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Patrick Kay - Cardiology Consultant

Private Service, Cardiology

Coronary Angiogram

This test is performed by a cardiologist in a sterile operating theatre environment at Mercy Hospital in Epsom.
You will be asked not to eat or drink after midnight the evening before the procedure.
The procedure is performed through your radial artery (wrist) in over 90% of cases.  Infrequently we use the approach though the groin.
You are not given a general anaesthetic but may have some medication to relax you. Local anaesthetic is put into an area of skin where we plan to place the sheath (tube).  A needle and then tube are fed into an artery in the arm or leg and advanced through the blood vessels to the heart.  Dye is then injected so that the heart and blood vessels can be seen on X-ray.  X-rays and measurements are then taken giving the doctors information about the state of your heart and the exact nature of any narrowed blood vessels.  This allows them to plan the best form of treatment to prevent heart attacks and control any symptoms you may have.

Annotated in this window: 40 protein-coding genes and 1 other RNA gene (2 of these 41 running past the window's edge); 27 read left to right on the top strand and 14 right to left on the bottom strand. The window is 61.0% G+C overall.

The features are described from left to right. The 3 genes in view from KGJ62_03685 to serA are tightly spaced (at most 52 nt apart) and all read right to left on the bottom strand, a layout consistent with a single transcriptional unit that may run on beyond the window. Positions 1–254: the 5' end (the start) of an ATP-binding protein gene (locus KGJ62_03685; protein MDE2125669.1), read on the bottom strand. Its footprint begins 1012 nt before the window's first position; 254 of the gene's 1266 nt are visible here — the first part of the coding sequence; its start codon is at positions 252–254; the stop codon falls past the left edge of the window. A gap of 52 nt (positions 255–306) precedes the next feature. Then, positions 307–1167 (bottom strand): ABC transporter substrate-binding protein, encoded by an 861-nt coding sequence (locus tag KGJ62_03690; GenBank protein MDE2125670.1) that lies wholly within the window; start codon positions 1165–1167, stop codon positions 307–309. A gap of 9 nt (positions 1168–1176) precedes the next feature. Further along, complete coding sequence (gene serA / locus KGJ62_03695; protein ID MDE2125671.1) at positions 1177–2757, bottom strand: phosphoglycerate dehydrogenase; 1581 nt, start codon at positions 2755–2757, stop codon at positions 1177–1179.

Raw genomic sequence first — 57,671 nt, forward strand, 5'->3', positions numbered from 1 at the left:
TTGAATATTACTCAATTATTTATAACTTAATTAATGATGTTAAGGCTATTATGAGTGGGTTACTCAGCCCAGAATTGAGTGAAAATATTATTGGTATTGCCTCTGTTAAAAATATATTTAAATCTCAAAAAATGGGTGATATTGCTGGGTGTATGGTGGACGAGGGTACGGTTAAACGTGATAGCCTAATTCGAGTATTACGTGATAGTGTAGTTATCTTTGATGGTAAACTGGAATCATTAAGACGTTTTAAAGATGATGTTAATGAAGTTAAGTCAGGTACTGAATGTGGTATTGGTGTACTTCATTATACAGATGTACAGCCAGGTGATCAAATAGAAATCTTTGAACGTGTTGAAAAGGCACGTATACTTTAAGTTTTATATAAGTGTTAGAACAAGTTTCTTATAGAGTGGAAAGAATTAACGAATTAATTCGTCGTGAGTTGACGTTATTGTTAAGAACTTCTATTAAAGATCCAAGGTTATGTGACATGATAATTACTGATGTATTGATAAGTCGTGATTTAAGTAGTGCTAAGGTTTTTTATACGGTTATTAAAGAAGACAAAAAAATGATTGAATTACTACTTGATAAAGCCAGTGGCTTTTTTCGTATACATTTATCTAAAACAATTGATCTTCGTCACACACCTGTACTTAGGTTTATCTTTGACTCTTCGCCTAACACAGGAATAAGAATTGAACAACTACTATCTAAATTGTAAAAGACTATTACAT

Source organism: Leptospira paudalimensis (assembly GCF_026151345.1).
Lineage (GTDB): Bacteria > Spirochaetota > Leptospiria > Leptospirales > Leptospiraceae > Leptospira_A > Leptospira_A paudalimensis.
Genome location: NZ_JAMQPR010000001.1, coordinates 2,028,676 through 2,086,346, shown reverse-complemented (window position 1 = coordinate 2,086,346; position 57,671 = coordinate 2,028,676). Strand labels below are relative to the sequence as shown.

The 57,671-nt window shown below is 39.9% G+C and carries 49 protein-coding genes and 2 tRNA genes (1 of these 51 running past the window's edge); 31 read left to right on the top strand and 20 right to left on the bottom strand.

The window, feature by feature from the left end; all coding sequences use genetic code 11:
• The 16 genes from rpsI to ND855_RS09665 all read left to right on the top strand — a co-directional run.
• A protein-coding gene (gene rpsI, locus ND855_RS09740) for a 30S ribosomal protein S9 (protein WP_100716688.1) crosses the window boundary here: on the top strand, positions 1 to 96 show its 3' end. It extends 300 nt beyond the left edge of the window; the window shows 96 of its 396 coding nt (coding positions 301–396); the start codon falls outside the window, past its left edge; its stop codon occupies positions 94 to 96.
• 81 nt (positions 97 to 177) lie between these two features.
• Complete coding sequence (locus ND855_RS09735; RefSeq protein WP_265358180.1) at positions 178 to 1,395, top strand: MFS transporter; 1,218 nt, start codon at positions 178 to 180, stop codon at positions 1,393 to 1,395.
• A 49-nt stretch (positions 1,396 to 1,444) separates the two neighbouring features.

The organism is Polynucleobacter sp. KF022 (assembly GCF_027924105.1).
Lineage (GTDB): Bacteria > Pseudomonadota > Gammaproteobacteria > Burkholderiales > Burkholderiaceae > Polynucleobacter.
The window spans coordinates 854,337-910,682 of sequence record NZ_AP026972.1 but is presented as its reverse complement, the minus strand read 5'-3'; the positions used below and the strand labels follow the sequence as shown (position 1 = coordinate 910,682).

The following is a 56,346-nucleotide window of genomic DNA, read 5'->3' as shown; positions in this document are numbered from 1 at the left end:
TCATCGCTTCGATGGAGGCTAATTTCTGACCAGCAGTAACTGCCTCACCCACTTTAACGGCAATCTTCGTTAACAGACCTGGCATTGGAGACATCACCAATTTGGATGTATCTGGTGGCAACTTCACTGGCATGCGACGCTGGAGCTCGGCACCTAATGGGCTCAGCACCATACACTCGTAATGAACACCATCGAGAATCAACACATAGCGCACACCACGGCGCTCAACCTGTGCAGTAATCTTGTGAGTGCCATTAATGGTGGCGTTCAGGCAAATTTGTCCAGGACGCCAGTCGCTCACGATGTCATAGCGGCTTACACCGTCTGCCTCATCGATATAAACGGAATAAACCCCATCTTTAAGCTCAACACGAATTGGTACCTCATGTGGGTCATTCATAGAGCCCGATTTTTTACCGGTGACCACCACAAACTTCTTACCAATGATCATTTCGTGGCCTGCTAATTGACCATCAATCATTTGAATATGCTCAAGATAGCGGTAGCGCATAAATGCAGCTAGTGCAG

With the radial (arm) approach you are free to move around within an hour after the procedure although we like to keep you monitored for approximately 4 hours after the procedure in the vicinity of the ward. 
If the groin is used you will have to lay flat (without bending your legs) while the groin sheath is in place. After the groin sheath is removed, you must lay flat for a period of time to prevent bleeding.

Once the angiogram reveals the exact nature of the problem, decisions can be made on the best form of treatment. If a narrowing/s is/are found, frequently we can fix them by inserting a stent.  Firstly we pass a wire through the narrowing and then squash it open using a balloon.  Finally a stent is deployed to scaffold the artery open. This is a permanent structure and cannot be removed; in fact your body will heal over the stent with time.  Special drug-coated stents have expanded the range and number of narrowings that can be successfully managed by percutaneous techniques, but some problems are still best managed by coronary artery bypass surgery.  Angioplasty does not require a general anaesthetic. Most angioplasties occur immediately after the angiogram and patients stay overnight after the procedure.

This page was last updated at 11:11AM on April 6, 2021.